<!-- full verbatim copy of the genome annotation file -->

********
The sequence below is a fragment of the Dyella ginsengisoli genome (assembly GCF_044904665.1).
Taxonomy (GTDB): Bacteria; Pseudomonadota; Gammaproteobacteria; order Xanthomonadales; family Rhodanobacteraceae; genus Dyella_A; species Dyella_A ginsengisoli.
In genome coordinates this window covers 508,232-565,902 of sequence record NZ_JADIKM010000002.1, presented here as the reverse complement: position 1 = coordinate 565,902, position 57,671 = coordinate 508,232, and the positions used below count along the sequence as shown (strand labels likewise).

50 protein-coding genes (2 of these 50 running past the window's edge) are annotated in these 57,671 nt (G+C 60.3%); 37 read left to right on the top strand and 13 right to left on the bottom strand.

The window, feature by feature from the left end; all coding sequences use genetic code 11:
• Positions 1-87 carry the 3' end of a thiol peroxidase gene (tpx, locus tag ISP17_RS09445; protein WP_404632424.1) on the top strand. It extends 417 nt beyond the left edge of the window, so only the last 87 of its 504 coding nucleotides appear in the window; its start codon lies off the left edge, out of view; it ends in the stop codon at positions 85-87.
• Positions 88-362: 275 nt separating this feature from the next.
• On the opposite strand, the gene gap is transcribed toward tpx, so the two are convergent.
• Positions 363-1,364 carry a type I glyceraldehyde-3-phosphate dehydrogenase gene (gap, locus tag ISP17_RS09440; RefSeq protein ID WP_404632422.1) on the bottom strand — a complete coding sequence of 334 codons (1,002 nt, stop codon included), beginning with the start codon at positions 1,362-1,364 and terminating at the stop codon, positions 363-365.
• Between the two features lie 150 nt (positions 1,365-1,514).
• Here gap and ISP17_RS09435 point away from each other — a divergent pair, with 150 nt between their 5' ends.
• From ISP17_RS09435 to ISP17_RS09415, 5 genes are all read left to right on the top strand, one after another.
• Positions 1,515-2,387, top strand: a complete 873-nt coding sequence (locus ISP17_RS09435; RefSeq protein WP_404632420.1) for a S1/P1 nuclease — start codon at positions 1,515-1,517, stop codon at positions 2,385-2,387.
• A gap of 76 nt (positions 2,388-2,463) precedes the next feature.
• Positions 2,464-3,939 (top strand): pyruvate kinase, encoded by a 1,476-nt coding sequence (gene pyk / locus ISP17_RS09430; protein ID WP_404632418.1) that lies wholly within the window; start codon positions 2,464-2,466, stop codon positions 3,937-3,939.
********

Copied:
The sequence below is a fragment of the Dyella ginsengisoli genome (assembly GCF_044904665.1).
Taxonomy (GTDB): Bacteria; Pseudomonadota; Gammaproteobacteria; order Xanthomonadales; family Rhodanobacteraceae; genus Dyella_A; species Dyella_A ginsengisoli.
In genome coordinates this window covers 508,232-565,902 of sequence record NZ_JADIKM010000002.1, presented here as the reverse complement: position 1 = coordinate 565,902, position 57,671 = coordinate 508,232, and the positions used below count along the sequence as shown (strand labels likewise).

50 protein-coding genes (2 of these 50 running past the window's edge) are annotated in these 57,671 nt (G+C 60.3%); 37 read left to right on the top strand and 13 right to left on the bottom strand.

The window, feature by feature from the left end; all coding sequences use genetic code 11:
• Positions 1-87 carry the 3' end of a thiol peroxidase gene (tpx, locus tag ISP17_RS09445; protein WP_404632424.1) on the top strand. It extends 417 nt beyond the left edge of the window, so only the last 87 of its 504 coding nucleotides appear in the window; its start codon lies off the left edge, out of view; it ends in the stop codon at positions 85-87.
• Positions 88-362: 275 nt separating this feature from the next.
• On the opposite strand, the gene gap is transcribed toward tpx, so the two are convergent.
• Positions 363-1,364 carry a type I glyceraldehyde-3-phosphate dehydrogenase gene (gap, locus tag ISP17_RS09440; RefSeq protein ID WP_404632422.1) on the bottom strand — a complete coding sequence of 334 codons (1,002 nt, stop codon included), beginning with the start codon at positions 1,362-1,364 and terminating at the stop codon, positions 363-365.
• Between the two features lie 150 nt (positions 1,365-1,514).
• Here gap and ISP17_RS09435 point away from each other — a divergent pair, with 150 nt between their 5' ends.
• From ISP17_RS09435 to ISP17_RS09415, 5 genes are all read left to right on the top strand, one after another.
• Positions 1,515-2,387, top strand: a complete 873-nt coding sequence (locus ISP17_RS09435; RefSeq protein WP_404632420.1) for a S1/P1 nuclease — start codon at positions 1,515-1,517, stop codon at positions 2,385-2,387.
• A gap of 76 nt (positions 2,388-2,463) precedes the next feature.
• Positions 2,464-3,939 (top strand): pyruvate kinase, encoded by a 1,476-nt coding sequence (gene pyk / locus ISP17_RS09430; protein ID WP_404632418.1) that lies wholly within the window; start codon positions 2,464-2,466, stop codon positions 3,937-3,939.